Christmas 1994 nor'easter

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Christmas 1994 Nor'easter
A satellite image of the eastern United States and western Caribbean Sea, depicting two large storms.
Visible image of the pair of cyclones interacting near the Eastern Seaboard from 1 p.m. EST (08:00 UTC) on December 23, 1994
Type Nor'easter
Formed December 22, 1994
Dissipated December 26, 1994
Lowest pressure 970 mbar (hPa)
Maximum snowfall or ice accretion No snow or ice reported
Damage > $21 million 1994 USD
Areas affected East Coast of the United States

The Christmas 1994 nor'easter was an intense cyclone along the East Coast of the United States and Atlantic Canada. It developed from an area of low pressure in the southeast Gulf of Mexico near the Florida Keys, and moved across the state of Florida. As it entered the warm waters of the Gulf Stream in the Atlantic Ocean, it began to rapidly intensify, exhibiting traits of a tropical system, including the formation of an eye. It attained a pressure of 970 millibars on December 23 and 24, and after moving northward, it came ashore near New York City on Christmas Eve. Because of the uncertain nature of the storm, the National Hurricane Center (NHC) did not classify it as a tropical cyclone.

Heavy rain from the developing storm contributed to significant flooding in South Carolina. Much of the rest of the East Coast was affected by high winds, coastal flooding, and beach erosion. New York State and New England bore the brunt of the storm; damage was extensive on Long Island, and in Connecticut, 130,000 households lost electric power during the storm. Widespread damage and power outages also occurred throughout Rhode Island and Massachusetts, where the storm generated 30-foot (9.1 m) waves along the coast. Because of the warm weather pattern that contributed to the storm's development, precipitation was limited to rain. Two people were killed, and damage amounted to at least $21 million.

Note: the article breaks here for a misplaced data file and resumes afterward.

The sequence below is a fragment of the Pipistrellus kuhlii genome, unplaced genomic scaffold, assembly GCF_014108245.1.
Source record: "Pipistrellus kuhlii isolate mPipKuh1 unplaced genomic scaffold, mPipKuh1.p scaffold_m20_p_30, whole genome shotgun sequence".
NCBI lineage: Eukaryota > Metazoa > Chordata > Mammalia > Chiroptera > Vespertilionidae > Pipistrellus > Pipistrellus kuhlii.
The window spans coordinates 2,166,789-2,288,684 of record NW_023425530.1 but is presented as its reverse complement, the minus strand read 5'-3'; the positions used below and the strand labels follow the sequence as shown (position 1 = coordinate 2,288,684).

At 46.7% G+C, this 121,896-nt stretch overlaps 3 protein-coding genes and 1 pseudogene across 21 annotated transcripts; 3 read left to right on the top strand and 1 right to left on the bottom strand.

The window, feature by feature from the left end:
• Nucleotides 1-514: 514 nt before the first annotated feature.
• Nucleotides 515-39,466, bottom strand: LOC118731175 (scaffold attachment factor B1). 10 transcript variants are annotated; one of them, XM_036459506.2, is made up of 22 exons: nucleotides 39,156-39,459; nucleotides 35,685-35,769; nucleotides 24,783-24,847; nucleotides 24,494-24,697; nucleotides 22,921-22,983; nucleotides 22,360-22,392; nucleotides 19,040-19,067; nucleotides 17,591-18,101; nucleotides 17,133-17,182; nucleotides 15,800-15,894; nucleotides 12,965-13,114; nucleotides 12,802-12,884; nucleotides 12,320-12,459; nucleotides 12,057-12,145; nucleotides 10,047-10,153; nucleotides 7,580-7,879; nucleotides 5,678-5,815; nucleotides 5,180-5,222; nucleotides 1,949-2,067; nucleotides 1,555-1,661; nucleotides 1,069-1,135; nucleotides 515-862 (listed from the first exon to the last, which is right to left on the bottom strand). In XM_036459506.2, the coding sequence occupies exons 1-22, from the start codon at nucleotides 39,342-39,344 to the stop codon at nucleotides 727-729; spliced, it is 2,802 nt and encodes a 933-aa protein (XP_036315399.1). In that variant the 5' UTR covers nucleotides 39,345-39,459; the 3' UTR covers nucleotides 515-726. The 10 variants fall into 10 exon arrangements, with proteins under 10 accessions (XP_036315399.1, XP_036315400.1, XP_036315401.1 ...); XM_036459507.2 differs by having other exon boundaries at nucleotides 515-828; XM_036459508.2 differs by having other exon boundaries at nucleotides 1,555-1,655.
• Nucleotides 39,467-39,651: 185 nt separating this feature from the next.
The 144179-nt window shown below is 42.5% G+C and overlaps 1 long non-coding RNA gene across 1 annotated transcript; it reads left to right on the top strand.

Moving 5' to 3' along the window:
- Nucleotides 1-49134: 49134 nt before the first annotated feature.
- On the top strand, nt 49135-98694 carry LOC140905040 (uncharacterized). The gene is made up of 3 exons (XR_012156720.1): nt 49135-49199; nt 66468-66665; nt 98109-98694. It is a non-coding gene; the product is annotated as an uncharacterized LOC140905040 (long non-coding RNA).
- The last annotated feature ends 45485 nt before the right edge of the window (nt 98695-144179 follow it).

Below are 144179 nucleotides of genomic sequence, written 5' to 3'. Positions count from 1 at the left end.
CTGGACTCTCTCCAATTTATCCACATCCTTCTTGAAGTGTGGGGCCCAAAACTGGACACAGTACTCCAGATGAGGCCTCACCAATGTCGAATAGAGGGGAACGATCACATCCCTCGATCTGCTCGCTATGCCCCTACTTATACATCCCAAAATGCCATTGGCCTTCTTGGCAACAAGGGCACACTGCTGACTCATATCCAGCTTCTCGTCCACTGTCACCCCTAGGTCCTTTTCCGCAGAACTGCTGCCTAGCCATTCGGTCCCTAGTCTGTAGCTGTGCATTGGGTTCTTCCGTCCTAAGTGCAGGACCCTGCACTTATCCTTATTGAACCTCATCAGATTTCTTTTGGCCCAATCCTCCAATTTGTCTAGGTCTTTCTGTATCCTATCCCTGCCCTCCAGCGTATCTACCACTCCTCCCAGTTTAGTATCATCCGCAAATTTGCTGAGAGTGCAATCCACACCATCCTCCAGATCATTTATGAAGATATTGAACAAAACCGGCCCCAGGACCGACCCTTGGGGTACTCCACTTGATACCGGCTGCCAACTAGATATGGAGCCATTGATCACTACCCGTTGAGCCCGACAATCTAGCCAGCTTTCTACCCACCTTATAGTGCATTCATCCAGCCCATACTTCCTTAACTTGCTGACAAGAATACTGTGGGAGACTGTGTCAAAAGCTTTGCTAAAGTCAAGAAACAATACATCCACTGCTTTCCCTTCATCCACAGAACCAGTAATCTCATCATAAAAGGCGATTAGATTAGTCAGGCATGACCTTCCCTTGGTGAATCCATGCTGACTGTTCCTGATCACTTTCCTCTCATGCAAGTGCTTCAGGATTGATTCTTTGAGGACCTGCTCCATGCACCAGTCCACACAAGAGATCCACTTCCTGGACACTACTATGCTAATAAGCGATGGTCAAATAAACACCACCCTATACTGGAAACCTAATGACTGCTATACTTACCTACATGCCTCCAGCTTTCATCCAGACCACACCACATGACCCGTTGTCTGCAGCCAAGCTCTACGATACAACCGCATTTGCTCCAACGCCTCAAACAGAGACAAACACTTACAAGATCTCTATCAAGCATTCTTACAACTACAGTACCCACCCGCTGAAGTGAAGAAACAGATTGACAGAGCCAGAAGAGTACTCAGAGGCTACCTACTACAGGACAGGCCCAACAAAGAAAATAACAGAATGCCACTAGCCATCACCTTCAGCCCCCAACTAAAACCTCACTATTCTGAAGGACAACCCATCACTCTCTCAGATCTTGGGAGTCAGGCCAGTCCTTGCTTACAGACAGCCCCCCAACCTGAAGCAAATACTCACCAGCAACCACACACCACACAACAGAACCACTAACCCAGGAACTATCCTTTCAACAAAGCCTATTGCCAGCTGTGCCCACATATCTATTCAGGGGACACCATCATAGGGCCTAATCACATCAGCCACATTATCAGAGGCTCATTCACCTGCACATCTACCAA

Meteorological history[edit]

A map depicting a storm near Florida
A map of the developing storm on December 21

The storm originated in an upper-level low pressure system that moved southeastward from the central Great Plains into the Deep South of the United States. After reaching the southeast Gulf of Mexico, the disturbance underwent cyclogenesis, and the resultant system moved through Florida on December 22 in response to an approaching trough.[1] National Hurricane Center forecaster Jack Beven noted that "as it moved out into the Bahamas, it appeared to take on the characteristics of a tropical storm."[2] The uncertain nature of the storm prevented the NHC from issuing advisories on it, and forecasters lacked sufficient data to fully assess the cyclone for potential tropical characteristics. The same trough that pushed the storm across Florida had moved to the north, allowing for high pressure to develop in the upper levels of the atmosphere.[2]

Deemed a "hybrid storm", the cyclone rapidly intensified in warm waters of up to 80 °F (27 °C) from the Gulf Stream combined with a cold air mass over the United States.[3] The system continued to rapidly intensify while moving within the Gulf Stream; it developed central convection, an unusual trait for an extratropical cyclone, and at one point exhibited an eye.[1] Despite these indications of tropical characteristics, "There was no front associated with it and it had a warm core, but the radius of maximum winds was more than 150 nautical miles (170 mi; 280 km), so under the standard NHC criteria it didn't qualify as a tropical storm."[2] On December 23 and 24, the nor'easter intensified to attain a barometric pressure of 970 mb (29 inHg).[2] An upper-level low pressure system that developed behind the storm began to intensify and grew to be larger in size than the original disturbance. In an interaction known as the Fujiwhara effect, the broad circulation of the secondary low swung the primary nor'easter northwestward towards southern New York and New England.[3] The original low passed along the south shore of Long Island, and made landfall near New York City on December 24.[4] Subsequently, it moved over southeastern New York State.[5] On December 25, the system began to rapidly weaken as it moved towards Nova Scotia, before the pair of low pressure systems moved out to sea in tandem in the early hours of December 26.[1]


Southeast United States[edit]

In South Carolina, flooding associated with the cyclone was considered to be the worst since 1943.[6] Over 5 inches (130 mm) of rainfall was reported, while winds brought down trees and ripped awnings. In addition, the coast suffered the effects of beach erosion.[7] Thousands of electric customers in the state lost power.[8] As a result of the heavy rainfall, several dams became overwhelmed by rising waters.[6] Extensive flooding of roads and highways was reported, many of which were closed as a result.[9] Up to 3 feet (0.91 m) of water flooded some homes in the region.[10] Approximately 300 people in Florence County were forced to evacuate because of the flooding, and at least 200 homes were damaged.[11] Two deaths were reported in the state. One woman was killed when her vehicle hydroplaned and struck a tree, and another person drowned after her car was struck by another vehicle.[12] Total damage in South Carolina amounted to at least $4 million.[11]